The other difficult part of following Erika and Genevieve’s advice was – unsurprisingly – the cutting and slashing. In “The ABC’s of Reading and Writing” I got lucky, in that there were clear sections, and to make the piece shorter I basically just chopped two chapters. But, as the PRXers rightfully guessed, in a typical interview there’s so much interesting content that finding the “story” is a major challenge. Hold That Thought is one of the only outlets we have on campus in which professors can talk about their fascinating work in their own voice, and part of me always wants to get as much into an episode as possible, just so it’s “out there” in some way. But in order to grow our audience and get this work the exposure it deserves, I understand that making a tight, compelling story line should always be the goal.
So overall, thank you so much Erika and Genevieve! If anybody else out there has further thoughts or advice on Hold That Thought, I’m all ears. I still think it’s amazing that Washington University in St. Louis (Arts & Sciences in particular) had the vision to create a project like Hold That Thought, and I’m always looking for ways to improve and spread the word.
Erika Lantz posted on Thursday, May 22nd, 2014 | Blog, PRX, PRX Remix, Second Ear, stories | No Comments
We asked Annie to share a few thoughts. Here’s what she had to say.
Should I have taken the whale out? I still wonder. Participating in PRX’s Second Ear made me realize for the zillionth time that I’ll never be completely happy with anything I make. Except maybe cookies.
“Here Be Danger” was an attempt to create something out of the very ordinary human experience of heartbreak. I went about interviewing a whole bunch of people I knew who were, or had been, brokenhearted. I even interviewed my ex-boyfriend about our own breakup. As you can imagine, these interviews were pretty heavy. If I was going to make this thing I knew that I needed someone to pull this heaviness and melancholy up into the land of metaphor—where heartbreak is easier to look at, somehow.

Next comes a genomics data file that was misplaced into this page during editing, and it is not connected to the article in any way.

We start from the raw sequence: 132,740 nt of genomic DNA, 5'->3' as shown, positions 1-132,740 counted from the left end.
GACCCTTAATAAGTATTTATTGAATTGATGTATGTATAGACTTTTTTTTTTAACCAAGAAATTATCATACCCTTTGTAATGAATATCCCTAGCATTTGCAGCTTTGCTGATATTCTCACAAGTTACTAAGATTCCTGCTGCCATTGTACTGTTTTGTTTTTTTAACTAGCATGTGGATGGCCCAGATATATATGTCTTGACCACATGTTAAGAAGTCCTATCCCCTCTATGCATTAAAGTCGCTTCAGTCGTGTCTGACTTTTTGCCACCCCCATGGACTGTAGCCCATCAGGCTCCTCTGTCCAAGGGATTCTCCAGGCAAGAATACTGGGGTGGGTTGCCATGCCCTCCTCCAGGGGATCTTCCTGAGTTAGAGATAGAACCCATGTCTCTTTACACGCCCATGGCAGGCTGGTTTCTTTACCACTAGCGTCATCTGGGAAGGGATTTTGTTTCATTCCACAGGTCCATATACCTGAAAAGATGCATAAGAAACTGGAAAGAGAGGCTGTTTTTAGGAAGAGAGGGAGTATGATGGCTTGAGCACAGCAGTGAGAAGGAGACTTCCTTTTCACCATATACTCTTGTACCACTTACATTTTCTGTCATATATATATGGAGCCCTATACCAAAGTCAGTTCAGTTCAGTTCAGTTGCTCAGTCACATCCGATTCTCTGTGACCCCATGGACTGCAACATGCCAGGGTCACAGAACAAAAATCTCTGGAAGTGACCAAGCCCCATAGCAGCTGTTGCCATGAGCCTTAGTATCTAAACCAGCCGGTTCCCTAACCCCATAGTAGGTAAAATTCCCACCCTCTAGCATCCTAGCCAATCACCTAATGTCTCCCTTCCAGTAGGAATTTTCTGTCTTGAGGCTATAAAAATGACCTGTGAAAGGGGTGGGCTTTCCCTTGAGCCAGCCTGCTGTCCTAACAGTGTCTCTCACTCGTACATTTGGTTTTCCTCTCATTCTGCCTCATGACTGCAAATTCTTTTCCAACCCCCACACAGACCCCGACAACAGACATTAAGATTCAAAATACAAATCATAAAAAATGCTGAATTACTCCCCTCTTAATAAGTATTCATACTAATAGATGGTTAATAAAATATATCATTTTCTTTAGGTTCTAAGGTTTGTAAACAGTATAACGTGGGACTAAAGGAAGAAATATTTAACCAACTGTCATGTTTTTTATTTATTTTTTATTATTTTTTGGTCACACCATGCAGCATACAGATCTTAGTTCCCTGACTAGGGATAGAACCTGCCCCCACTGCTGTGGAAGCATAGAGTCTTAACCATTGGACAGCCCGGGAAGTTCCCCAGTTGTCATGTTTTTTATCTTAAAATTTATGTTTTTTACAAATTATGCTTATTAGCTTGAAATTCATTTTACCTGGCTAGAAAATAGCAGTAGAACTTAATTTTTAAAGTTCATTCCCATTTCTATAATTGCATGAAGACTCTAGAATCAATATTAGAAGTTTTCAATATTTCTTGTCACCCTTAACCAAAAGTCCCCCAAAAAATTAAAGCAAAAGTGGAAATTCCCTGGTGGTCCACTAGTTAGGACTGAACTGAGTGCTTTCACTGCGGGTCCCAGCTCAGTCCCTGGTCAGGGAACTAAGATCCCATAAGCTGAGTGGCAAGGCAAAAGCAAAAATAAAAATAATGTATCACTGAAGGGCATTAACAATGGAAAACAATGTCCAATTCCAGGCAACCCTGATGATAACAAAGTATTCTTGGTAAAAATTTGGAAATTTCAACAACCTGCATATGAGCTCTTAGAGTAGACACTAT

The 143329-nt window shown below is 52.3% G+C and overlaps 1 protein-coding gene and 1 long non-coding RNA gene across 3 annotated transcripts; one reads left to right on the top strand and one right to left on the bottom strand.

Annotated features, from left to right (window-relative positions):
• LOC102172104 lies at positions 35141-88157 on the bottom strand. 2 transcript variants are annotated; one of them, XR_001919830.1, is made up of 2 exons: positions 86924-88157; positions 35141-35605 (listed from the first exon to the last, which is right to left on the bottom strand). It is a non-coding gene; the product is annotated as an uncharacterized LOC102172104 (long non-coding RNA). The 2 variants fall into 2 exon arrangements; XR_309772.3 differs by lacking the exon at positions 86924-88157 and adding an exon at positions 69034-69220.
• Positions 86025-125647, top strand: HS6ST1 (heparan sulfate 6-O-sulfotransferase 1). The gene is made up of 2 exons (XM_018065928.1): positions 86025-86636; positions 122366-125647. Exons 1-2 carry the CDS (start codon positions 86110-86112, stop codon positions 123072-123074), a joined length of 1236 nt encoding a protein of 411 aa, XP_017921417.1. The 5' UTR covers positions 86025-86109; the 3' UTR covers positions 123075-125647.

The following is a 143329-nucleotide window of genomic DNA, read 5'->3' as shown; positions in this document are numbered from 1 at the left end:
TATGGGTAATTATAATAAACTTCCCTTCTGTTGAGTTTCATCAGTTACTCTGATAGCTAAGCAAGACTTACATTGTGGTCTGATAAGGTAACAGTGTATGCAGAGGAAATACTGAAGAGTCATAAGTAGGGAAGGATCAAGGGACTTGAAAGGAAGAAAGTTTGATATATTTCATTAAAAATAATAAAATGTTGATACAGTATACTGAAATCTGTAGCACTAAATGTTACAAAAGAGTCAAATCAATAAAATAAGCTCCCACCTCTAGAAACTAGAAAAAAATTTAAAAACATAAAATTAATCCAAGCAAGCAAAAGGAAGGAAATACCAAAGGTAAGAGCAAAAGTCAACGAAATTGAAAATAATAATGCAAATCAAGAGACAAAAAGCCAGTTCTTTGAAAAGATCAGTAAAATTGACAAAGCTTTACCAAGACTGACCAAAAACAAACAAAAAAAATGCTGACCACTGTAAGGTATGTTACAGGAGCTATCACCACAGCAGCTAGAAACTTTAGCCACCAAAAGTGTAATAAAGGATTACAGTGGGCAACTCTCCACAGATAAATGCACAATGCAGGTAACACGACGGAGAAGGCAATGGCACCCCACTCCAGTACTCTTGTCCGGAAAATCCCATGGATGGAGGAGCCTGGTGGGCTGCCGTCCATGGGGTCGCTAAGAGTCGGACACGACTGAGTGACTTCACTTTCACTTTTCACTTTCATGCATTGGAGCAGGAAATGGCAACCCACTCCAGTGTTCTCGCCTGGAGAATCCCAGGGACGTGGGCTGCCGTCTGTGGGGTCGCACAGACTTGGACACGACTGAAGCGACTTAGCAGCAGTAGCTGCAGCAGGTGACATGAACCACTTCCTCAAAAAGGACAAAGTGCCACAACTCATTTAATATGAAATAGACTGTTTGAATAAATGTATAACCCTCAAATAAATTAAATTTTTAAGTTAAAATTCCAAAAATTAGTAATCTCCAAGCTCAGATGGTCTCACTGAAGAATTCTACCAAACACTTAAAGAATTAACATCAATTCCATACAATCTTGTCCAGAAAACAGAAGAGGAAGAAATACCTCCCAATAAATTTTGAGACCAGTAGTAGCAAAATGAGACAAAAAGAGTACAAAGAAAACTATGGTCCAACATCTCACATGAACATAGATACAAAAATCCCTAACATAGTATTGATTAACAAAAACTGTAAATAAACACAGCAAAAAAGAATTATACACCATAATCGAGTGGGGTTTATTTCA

So with all these sad interviews floating around in my head I attended a storytelling circle here in St. John’s where I met an animated older fellow who told his story with great energy and wit. That night, as I sat at my kitchen table listening to the foghorn sounding in the harbor, I thought about all the brokenhearted people in the city and how they all must hear this foghorn from their own kitchen tables. And then I thought, heck, I’m going to call that guy up and see if he has anything interesting to say about foghorns and heartbreak. And lucky for me, he did.
One of the best things I learned while speaking with the wonderful Erika and Genevieve at PRX is to pull the thesis or core of the story to the front. My instinct is always to build up to the heart of something rather than flash it at the beginning. But as I began to edit the piece again, I remembered something Rob Rosenthal had said during a Transom workshop: “the front of your story has to do a whole lot of the heavy lifting.” Telling people what the story is about is not going to make them not want to listen. It’s going to make them wonder how the thing will play out.
Second Ear also taught me to say no. I took notes during our talk about the piece—I thought about all their advice and suggestions. Sometimes the two of them would disagree and suggest opposite things (whale in, whale out), and at first I thought, oh geez this is impossible. But this pushed me to move forward with what I thought worked. I’ll never be totally satisfied, but it did feel good to follow my gut on a few things.